Yesterday I spent a bit of time on Edgeling 2, but found my thoughts drifting to the manuscript for Herne sitting on the rocking chair next to me. I had done some rough edits about a month ago, but hadn't really looked at it since. Well, before I knew it, I was re-reading the manuscript and making some mental notes.
So far today I've written about a page more of Edgeling 2, but then I opened Herne on the other computer and have been flitting between the two. Herne has so far won the contest for my attention today.
To inspire me while cleaning and polishing Herne, I decided to look for some images of the old antlered guy himself and found this:
This is a bigger than life (7ft 7 inches) sculpture of Herne by artist Michael Rizzello. Here's the link to the website.
As I flit from computer to computer I am reminded of a conversation I had with the kids at dinner last night about the concept of multitasking.
My daughter had heard the term and asked me what it meant. I told her that it refers to a computer's ability to run several programs at once. She said she'd heard it used to relate to people.
Ahhhh. Now, I hate the term "multitasking" to be used to describe human behaviour. I know that more and employers say they're looking for individuals who can multitask, but it is my firm belief that if you want to do something well you need focus. I told my daughter that it is possible to multitask. We all do it when we drive and listen to the radio, but at least one of those activities is virtually unconscious. I'll let you decide which.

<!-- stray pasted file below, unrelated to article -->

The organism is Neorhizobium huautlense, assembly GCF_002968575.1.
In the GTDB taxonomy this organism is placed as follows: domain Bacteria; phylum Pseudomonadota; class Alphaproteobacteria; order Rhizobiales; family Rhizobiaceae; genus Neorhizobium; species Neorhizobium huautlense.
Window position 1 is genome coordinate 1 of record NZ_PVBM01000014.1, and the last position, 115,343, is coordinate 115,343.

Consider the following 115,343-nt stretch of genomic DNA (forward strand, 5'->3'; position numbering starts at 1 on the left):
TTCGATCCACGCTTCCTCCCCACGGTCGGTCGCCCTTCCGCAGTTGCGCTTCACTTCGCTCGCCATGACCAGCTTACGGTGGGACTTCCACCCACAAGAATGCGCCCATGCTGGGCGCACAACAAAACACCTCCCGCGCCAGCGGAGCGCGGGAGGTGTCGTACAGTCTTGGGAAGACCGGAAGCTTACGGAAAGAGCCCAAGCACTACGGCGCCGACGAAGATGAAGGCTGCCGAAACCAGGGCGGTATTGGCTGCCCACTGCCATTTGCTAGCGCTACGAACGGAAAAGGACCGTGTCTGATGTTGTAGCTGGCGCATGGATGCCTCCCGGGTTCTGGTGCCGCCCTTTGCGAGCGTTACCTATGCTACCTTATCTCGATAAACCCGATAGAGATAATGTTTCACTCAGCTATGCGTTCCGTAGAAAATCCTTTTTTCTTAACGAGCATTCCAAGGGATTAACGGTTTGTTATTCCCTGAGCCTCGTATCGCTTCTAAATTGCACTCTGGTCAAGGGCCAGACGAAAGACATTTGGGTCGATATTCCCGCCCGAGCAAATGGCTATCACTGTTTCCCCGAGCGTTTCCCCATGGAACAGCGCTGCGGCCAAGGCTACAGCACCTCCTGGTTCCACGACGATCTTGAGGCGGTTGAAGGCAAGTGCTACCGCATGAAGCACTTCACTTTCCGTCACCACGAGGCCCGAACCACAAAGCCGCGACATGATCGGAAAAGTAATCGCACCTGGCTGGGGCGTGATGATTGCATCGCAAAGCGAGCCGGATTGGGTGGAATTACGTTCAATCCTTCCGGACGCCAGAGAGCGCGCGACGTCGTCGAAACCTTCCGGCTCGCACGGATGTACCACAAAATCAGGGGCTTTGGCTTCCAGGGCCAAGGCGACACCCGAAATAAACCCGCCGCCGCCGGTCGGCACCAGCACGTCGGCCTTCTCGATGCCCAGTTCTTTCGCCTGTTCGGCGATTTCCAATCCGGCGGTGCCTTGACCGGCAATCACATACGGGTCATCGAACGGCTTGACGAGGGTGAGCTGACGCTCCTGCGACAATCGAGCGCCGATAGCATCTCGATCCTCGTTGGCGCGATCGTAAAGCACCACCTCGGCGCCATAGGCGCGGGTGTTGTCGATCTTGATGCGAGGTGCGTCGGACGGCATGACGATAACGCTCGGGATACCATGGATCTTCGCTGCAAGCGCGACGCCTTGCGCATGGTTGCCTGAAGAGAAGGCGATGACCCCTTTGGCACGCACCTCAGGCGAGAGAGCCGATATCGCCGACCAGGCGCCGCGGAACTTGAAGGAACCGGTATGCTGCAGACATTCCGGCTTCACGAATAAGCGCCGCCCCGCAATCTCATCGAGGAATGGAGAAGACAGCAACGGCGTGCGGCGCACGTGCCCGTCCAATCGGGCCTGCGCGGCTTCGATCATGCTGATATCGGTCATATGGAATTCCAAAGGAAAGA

Human multitasking is, in my opinion, one of the big things wrong with the way we work nowadays. If you want a lot of things done in a mediocre or poor fashion, go ahead and try to multitask all you want, but if you want a decent product or result there's no substitute for focus and attention to detail. Many people brag about being able to do several things at once, but is doing many things poorly really something to be proud of?
Now, I always have at least a half dozen writing projects on the go, but I would never dream or typing one and dictating another at the same time. I would never attempt to type and carry on a phone conversation. Nothing good comes from that. I read at least three or four books at any given time, but I don't fool myself into thinking I'm reading them all at once at the same time. I can read and watch TV at the same time, but one activity always suffers a deficit of attention. It has to.
I am not saying that everything you do needs to be your best effort. No - far from it. In fact, there are many things in life where it makes sense to put in the least effort required to get the job done. "Any job doing is worth doing right!" Maybe, but not all jobs (or even most jobs) demand excellence. There are some jobs that simply do not merit one's best effort, but for those things that are important, people do themselves a disservice to tackle them with a lack of focus, And multitasking - for humans - always equals a lack of focus.
Here endeth the lecture.